Thigpen MC, Whitney CG, Messonnier NE, Zell ER, Lynfield R, Hadler JL, Harrison LH, Farley MM, Reingold A, Bennett NM, Craig AS, Schaffner W, Thomas A, Lewis MM, Scallan E, Schuchat A; Emerging Infections Programs Network. Bacterial meningitis in the United States, 1998-2007. N Engl J Med. 2011 May 26;364(21):2016-25.

Jackson KA, Iwamoto M, Swerdlow D. Pregnancy-associated listeriosis. Epidemiol Infect 2010;138(10):1503-9.

Swaminathan B, Gerner-Smidt P. The Epidemiology of Human Listeriosis. Microbes Infect. 2007;9(10):1236-43.

Voetsch AC, Angulo FJ, Jones TF, et al. Reduction in the incidence of invasive listeriosis in Foodborne Diseases Active Surveillance Network Sites, 1996-2003. Clin Infect Dis 2007;44:513-20.

Gottlieb SL, Newbern C, Griffin PM, et al. Multistate outbreak of listeriosis linked to turkey deli meat and subsequent changes in US regulatory policy. Clin Infect Dis 2006;42:29-36.

Arias Miranda IM, et al., Listeriosis in the adult. Revision of 10 cases. An Med Interna. 2004;21:75-8.

Roberts AJ, Wiedemann M. Pathogen, host and environmental factors contributing to the pathogenesis of listeriosis. Cell Mol Life Sci. 2003;60:904-18.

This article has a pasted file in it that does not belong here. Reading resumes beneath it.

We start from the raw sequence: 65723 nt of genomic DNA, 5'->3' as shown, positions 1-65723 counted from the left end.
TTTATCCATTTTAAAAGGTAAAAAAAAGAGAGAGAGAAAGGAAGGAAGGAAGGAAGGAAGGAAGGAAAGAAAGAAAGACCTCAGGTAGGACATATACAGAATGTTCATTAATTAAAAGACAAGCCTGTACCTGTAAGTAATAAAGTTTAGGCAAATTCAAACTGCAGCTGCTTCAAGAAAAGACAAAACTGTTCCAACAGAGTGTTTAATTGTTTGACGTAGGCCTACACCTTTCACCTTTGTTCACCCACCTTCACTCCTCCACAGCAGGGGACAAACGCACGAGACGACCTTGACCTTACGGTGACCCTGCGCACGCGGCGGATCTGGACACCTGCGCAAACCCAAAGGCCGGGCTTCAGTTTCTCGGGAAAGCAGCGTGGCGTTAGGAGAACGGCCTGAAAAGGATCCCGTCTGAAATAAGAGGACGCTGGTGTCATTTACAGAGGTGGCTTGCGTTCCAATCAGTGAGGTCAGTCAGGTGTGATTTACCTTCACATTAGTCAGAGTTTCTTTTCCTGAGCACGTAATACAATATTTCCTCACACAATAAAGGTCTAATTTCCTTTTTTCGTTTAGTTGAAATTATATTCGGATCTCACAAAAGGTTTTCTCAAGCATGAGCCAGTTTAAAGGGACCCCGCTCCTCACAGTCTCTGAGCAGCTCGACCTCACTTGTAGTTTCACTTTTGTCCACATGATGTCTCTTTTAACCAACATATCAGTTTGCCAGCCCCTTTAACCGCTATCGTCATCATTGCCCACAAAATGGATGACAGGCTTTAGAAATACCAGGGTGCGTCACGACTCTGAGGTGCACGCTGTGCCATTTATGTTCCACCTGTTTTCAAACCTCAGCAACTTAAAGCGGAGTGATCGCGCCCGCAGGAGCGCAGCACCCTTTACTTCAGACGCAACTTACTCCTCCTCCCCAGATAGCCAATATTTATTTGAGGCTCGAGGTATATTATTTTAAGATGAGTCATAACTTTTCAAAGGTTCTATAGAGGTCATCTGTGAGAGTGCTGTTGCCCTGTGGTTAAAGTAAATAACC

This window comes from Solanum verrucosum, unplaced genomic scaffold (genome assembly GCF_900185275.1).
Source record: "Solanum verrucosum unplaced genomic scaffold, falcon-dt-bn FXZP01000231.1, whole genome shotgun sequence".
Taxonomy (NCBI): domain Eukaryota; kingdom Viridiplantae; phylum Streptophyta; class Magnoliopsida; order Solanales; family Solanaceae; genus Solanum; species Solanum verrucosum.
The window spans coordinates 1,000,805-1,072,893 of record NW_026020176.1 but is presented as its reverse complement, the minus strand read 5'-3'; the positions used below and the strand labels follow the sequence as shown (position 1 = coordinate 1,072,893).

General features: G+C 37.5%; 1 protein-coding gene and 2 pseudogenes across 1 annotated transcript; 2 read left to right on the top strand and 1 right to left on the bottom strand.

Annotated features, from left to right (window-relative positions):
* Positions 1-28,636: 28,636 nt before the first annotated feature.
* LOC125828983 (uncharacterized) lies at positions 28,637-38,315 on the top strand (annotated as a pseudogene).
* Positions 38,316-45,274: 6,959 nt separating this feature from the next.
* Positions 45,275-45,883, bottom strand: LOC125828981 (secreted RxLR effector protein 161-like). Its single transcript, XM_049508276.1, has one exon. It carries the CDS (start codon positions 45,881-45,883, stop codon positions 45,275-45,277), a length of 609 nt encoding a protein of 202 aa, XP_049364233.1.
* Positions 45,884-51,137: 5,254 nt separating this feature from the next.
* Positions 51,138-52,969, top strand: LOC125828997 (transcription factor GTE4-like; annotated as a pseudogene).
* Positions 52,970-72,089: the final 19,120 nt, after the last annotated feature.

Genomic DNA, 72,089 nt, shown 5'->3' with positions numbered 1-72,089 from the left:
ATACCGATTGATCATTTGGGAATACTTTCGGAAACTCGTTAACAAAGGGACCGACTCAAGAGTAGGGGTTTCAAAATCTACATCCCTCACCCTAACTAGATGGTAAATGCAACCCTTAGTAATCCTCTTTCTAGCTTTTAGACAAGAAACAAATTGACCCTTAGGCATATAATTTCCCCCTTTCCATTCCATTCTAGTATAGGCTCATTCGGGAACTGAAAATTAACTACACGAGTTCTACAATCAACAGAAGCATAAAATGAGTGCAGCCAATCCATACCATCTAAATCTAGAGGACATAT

Benshushan A, et al., Listeria infection during pregnancy: a 10 year experience. Isr Med Assoc J. 2002;4:776-80.

Pierre V, et al., Prevention of Listeria infections. Bull Acad Natl Med. 2000;184:295-302.

Schlech WF. Foodborne listeriosis. Clin Infect Dis 2000;31;770-5.

Schlech III WF. Listeria gastroenteritis - new pathogen. N Engl J Med. 1997;336:130-2

Dalton CB, et al., An outbreak of gastroenteritis and fever due to Listeria monocytogenes in milk. N Engl J Med. 1997;366:100-5.

Schuchat A, Swaminathan B, Broome CV. Epidemiology of Human Listeriosis. Clin Micro Rev 1991;4;169-83.

Linnan MJ, Mascola L, Dong Lou X, et al. Epidemic listeriosis associated with Mexican-style cheese. N Engl J of Med 1988;319:823-8.

Teberg AJ, et al., Clinical manifestations of epidemic neonatal listeriosis. Pediatr Infect Dis J. 1987;6:817-20.

Boucher M, et al., Perinatal listeriosis (early-onset): correlation of antenatal manifestations and neonatal outcome. Obstet Gynecol. 1986;68:593-7.


Centers for Disease Control and Prevention. Listeriosis. Updated January 23, 2012. Accessed February 7, 2012.